Wilkes Barre Man Charged With Cocaine Possession
SCRANTON – The United States Attorney’s Office for the Middle District of Pennsylvania announced today that Jesse Carey, age 30, of Wilkes-Barre, Pennsylvania, was indicted on February 6, 2018, by a federal grand jury for possession with the intent to distribute cocaine.
According to United States Attorney David J. Freed, the indictment alleges that in August 2017, Carey was detained by the Mount Airy Lodge Casino Security staff for showing fake identification at the casino. After being detained, Carey tried to flee but security officers apprehended him with cocaine in his possession.
The investigation was conducted by the Federal Bureau of Investigation and Pennsylvania State Police. Assistant United States Attorney Evan Gotlob is prosecuting the case.
This case was brought as part of Project Safe Neighborhoods (PSN), a program that has been historically successful in bringing together all levels of law enforcement to reduce violent crime and make our neighborhoods safer for everyone. Attorney General Jeff Sessions has made turning the tide of rising violent crime in America a top priority. In October 2017, as part of a series of actions to address this crime trend, Attorney General Sessions announced the reinvigoration of PSN and directed all U.S. Attorney’s Offices to develop a district crime reduction strategy that incorporates the lessons learned since PSN launched in 2001.
Indictments are only allegations. All persons charged are presumed to be innocent unless and until found guilty in court.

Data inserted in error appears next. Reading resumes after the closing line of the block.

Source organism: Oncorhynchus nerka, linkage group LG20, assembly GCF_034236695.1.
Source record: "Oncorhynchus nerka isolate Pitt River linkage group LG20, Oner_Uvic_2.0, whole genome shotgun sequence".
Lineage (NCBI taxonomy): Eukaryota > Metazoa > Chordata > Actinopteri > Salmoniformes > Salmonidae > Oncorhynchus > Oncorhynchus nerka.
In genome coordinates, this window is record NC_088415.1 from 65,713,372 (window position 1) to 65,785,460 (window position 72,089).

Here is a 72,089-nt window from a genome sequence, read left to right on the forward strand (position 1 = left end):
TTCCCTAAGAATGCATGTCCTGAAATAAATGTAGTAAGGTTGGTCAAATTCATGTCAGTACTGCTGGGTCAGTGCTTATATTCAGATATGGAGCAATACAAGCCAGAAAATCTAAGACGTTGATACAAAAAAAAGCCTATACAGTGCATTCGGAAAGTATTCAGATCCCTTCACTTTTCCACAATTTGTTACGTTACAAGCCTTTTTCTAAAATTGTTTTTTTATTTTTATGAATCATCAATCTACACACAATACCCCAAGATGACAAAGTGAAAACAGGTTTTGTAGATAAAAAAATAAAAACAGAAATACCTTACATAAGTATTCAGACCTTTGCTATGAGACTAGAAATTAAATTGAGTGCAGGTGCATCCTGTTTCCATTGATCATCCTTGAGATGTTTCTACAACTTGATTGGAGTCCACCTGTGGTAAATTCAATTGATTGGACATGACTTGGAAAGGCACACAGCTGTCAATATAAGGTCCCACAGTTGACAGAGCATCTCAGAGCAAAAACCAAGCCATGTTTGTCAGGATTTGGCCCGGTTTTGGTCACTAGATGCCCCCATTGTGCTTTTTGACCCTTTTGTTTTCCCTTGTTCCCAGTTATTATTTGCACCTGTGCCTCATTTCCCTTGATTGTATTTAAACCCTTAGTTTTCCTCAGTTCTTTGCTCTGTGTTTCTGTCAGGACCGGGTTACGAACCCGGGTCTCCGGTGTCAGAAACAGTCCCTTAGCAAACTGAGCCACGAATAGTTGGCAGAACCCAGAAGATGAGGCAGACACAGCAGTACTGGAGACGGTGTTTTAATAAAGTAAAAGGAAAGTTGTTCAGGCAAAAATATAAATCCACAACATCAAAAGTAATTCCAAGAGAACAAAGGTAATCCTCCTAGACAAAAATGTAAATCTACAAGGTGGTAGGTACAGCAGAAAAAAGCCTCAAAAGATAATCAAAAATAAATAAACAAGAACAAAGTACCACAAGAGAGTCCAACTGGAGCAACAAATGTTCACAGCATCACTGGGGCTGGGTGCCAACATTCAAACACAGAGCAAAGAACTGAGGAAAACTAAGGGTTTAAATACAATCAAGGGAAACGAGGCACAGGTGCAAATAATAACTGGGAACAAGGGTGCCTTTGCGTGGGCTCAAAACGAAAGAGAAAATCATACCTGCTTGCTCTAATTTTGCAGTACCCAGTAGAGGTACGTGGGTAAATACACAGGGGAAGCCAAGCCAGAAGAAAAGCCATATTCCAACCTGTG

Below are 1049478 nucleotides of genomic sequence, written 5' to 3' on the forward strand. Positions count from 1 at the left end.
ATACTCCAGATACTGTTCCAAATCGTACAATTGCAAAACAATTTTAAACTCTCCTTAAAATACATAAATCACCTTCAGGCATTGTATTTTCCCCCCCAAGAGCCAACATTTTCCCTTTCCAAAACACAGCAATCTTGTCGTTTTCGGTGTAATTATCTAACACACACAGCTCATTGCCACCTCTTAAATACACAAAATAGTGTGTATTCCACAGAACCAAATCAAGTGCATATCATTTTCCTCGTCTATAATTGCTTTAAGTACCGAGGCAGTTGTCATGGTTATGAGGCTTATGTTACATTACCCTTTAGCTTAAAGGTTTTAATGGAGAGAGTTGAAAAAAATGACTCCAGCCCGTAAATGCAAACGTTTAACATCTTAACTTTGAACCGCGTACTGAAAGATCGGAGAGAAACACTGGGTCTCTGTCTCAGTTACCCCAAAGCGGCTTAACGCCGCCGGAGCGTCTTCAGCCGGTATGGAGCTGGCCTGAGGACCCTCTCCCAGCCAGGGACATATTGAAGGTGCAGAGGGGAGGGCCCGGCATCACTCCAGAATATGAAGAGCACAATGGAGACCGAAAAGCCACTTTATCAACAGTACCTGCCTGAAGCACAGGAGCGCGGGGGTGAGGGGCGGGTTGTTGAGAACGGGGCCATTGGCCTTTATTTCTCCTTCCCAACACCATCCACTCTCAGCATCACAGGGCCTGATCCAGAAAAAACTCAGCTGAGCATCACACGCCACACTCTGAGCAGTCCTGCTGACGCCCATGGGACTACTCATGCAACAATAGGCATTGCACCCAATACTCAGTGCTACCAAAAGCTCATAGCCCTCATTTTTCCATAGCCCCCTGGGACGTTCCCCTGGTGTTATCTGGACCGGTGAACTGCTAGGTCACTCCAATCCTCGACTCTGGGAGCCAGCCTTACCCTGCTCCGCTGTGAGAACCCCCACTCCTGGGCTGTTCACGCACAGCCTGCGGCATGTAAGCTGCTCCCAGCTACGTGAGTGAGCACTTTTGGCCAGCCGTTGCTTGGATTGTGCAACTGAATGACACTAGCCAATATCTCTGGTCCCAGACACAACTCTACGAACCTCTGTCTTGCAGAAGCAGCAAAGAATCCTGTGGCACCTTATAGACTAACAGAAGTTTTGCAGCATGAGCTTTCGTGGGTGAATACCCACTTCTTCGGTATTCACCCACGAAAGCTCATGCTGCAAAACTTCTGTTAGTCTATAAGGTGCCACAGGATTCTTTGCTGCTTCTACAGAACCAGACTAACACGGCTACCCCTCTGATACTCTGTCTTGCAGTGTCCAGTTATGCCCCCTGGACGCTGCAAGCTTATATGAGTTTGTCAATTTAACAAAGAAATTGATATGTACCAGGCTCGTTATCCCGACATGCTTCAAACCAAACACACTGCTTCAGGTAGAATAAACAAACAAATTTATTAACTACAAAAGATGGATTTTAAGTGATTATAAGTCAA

A sentence following a finding of guilt is imposed by the Judge after consideration of the applicable federal sentencing statutes and the Federal Sentencing Guidelines.
The maximum penalty under federal law for this drug conspiracy is 20 years imprisonment, a term of supervised release following imprisonment, and a fine. Under the Federal Sentencing Guidelines, the Judge is also required to consider and weigh a number of factors, including the nature, circumstances and seriousness of the offense; the history and characteristics of the defendant; and the need to punish the defendant, protect the public and provide for the defendant's educational, vocational and medical needs. For these reasons, the statutory maximum penalty for the offense is not an accurate indicator of the potential sentence for a specific defendant.
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